Disaster can bring out the best in human nature. Emergency service personnel, rescue crews and volunteers work tirelessly, often putting their own lives at risk.
Whether they’re responding to a natural disaster or other accident, rescue and relief teams increasingly use AI as a vital tool to save lives and to get help to the right place at the right time.
These are some of the technologies from organizations beyond Microsoft that are making a difference in disaster zones.
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When a building collapses, rescuers will look for voids, spaces in the rubble where a person could be trapped. This is often slow, painstaking work in cramped and dangerous conditions.
Enter Snakebot: a 5–centimeter-wide robot equipped with lights and cameras that can squeeze into tight spaces. Developed by Carnegie Mellon University in Pittsburgh, Snakebot can crawl, climb, roll and even swim. Prototypes were used in the aftermath of the Mexico City earthquake in September 2017. Operators sent the robot to search voids too small or unstable for people or search dogs to enter. Learning from that experience, the team that designed it now plans to add microphones and sensors that can detect hazardous gas.
In Japan, the meltdown at the Fukushima nuclear plant after the tsunami that struck the country in 2011 required robots to enter areas that people couldn’t. Teams sent a variety of remote–controlled and autonomous machines to inspect and remove the fuel rods.
Eye in the sky
Drones are giving emergency services a bird’s–eye view of disaster zones, which is proving particularly useful in fighting wildfires.
Using surveillance drones that can stay aloft for hours, and small quadcopters, operators on the ground can see how a fire is behaving in real time and the hazards in the way. Some drones are equipped with thermal–imaging cameras or laser–imaging systems that help firefighters build maps predicting where fires will spread.
Researchers are developing ways of using swarms of autonomous drones to assist firefighters on the ground. The Defense Science and Technology Laboratory in the U.K. and the U.S. Air Force Research Laboratory recently ran the Swarm and Search AI 2019 Fire Hack competition, looking for new algorithms and AI applications for planning and executing complex drone missions.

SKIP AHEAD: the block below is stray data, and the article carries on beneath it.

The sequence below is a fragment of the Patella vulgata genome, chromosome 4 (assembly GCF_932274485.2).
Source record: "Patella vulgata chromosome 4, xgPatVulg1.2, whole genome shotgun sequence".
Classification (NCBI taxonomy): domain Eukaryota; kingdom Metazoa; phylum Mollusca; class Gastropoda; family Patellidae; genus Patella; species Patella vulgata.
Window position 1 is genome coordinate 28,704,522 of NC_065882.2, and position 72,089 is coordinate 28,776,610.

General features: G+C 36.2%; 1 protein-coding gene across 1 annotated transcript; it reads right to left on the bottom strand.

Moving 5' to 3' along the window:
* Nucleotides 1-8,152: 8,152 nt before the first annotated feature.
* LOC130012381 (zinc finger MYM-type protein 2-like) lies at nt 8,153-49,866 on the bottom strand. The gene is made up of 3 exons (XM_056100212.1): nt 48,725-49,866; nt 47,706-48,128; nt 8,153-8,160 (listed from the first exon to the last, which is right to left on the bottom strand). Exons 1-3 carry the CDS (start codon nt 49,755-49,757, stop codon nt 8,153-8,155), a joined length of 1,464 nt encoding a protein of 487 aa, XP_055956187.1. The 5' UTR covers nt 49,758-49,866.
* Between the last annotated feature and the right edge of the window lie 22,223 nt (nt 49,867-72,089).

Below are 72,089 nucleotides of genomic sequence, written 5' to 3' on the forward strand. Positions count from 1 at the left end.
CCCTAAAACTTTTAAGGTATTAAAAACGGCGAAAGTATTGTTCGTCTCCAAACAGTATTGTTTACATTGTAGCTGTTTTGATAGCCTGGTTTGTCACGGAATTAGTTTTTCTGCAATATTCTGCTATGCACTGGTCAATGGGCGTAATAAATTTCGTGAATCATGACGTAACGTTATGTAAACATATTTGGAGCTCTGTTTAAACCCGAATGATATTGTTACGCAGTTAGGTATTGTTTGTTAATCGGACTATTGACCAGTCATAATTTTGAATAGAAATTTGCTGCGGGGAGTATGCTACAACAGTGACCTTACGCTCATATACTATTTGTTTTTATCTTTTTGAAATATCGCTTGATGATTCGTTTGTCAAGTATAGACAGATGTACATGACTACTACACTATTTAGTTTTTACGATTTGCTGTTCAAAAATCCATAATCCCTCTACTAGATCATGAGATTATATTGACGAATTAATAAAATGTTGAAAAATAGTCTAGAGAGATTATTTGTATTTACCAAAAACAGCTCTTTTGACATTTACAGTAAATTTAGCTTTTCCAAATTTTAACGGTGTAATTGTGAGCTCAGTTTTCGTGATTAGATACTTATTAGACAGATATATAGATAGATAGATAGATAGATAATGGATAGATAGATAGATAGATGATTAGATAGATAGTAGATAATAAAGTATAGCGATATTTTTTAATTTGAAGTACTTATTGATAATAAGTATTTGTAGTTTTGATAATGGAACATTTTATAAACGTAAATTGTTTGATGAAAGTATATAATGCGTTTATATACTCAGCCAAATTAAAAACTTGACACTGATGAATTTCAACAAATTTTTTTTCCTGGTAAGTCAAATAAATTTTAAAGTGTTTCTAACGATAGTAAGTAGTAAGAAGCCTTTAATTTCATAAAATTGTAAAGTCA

Recent devastating blazes like 2018’s Camp Fire in California demonstrate the need for such resources.
When a disaster strikes, large amounts of information flow into control rooms and emergency call centers. Making sense of it is vital to prioritizing the response and to deploying resources and personnel correctly.
AI can trawl through vast quantities of data in a very short time, spotting patterns that may not be apparent to people under stress. Capabilities include prioritizing emergency calls and analyzing social media to create a picture of events unfolding in real time. DigitalGlobe’s Open Data Program, which provides high-resolution satellite imagery for disaster response, was used in the aftermath of Cyclone Idai in 2019 to identify damaged roads, buildings and infrastructure from space.
In September 2018, Microsoft announced the AI for Humanitarian Action program in collaboration with the United Nations. This $40 million, five-year Microsoft initiative harnesses the power of AI to help with disaster recovery and supports nonprofit and humanitarian organizations through financial grants, partnerships and technology investments, in addition to technical expertise. This work is across the areas of disaster response; refugees and displaced people; human rights; and the needs of children, and is part of Microsoft’s AI for Good suite, a growing $125 million commitment to using AI to help unlock solutions to some of society’s biggest challenges.